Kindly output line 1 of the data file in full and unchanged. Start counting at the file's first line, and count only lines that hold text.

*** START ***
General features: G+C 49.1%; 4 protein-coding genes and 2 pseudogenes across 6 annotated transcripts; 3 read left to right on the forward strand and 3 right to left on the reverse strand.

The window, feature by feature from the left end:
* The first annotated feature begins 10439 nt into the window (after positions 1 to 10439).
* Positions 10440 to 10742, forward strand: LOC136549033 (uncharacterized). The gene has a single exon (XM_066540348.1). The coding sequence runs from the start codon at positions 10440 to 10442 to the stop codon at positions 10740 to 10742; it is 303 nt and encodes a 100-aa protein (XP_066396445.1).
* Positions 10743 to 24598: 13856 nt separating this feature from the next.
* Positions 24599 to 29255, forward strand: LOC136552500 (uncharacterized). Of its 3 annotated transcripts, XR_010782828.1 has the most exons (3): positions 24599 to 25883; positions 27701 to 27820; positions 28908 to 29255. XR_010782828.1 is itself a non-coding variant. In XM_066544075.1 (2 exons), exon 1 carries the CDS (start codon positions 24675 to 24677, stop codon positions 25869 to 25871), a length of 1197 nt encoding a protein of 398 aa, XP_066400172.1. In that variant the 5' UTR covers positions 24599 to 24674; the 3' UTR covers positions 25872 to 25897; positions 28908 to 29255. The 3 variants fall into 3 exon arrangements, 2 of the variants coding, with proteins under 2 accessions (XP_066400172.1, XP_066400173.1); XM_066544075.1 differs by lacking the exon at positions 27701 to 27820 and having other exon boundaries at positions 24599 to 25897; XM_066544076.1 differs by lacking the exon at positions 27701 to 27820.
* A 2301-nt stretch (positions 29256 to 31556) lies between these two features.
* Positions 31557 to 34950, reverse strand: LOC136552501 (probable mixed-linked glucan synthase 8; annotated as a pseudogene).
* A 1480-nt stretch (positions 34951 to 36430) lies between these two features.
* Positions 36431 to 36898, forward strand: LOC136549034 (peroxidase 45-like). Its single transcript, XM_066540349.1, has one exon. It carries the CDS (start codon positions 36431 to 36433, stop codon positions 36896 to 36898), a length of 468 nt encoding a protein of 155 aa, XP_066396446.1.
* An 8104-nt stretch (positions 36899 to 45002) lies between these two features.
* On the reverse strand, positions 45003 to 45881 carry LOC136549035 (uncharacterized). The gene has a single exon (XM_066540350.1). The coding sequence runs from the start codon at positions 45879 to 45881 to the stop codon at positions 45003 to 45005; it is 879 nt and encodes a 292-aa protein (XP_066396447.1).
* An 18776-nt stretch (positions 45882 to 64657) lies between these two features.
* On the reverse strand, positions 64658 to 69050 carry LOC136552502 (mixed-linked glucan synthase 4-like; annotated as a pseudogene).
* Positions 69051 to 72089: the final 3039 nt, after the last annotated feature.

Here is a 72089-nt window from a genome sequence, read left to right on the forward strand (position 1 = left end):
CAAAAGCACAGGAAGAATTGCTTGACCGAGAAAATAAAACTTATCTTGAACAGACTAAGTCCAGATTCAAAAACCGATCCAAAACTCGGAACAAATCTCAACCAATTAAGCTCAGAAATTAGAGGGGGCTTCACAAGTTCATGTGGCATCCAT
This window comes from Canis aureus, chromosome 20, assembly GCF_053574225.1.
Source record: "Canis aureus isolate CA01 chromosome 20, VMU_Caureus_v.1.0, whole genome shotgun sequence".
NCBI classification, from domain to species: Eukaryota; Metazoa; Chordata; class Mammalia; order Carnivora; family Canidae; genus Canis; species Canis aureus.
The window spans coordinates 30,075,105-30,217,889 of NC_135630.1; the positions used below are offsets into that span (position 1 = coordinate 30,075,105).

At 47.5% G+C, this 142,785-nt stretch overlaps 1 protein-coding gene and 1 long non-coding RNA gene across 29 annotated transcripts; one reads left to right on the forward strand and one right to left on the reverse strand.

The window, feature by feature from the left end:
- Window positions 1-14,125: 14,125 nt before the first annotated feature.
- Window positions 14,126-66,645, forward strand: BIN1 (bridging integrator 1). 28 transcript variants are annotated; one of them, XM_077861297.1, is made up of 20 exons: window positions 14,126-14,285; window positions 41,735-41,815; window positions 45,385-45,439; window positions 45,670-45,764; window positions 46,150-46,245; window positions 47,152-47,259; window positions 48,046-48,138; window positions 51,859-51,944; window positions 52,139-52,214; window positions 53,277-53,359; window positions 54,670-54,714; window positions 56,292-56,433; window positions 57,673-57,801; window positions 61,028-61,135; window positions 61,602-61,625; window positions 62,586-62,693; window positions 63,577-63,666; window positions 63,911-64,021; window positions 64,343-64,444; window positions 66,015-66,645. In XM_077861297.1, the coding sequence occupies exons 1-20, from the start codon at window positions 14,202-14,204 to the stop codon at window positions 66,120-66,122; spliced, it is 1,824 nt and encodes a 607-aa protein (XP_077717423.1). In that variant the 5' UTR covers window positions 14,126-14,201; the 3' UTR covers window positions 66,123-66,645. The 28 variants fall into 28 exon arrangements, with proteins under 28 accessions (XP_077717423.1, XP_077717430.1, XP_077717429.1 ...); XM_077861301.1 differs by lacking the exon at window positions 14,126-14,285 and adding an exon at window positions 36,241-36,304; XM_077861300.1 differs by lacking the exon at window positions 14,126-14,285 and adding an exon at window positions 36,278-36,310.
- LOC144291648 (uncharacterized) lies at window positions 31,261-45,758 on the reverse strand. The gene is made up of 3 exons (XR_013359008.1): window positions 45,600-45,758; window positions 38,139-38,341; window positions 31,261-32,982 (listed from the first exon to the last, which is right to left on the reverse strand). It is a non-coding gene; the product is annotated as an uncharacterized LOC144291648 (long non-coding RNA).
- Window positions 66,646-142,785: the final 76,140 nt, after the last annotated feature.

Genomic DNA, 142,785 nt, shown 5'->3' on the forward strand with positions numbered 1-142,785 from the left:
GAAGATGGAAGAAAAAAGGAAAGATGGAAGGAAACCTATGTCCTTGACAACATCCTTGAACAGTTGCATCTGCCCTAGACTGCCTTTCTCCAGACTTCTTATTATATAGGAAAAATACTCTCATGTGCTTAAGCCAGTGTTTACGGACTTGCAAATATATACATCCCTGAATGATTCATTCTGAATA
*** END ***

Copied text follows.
General features: G+C 49.1%; 4 protein-coding genes and 2 pseudogenes across 6 annotated transcripts; 3 read left to right on the forward strand and 3 right to left on the reverse strand.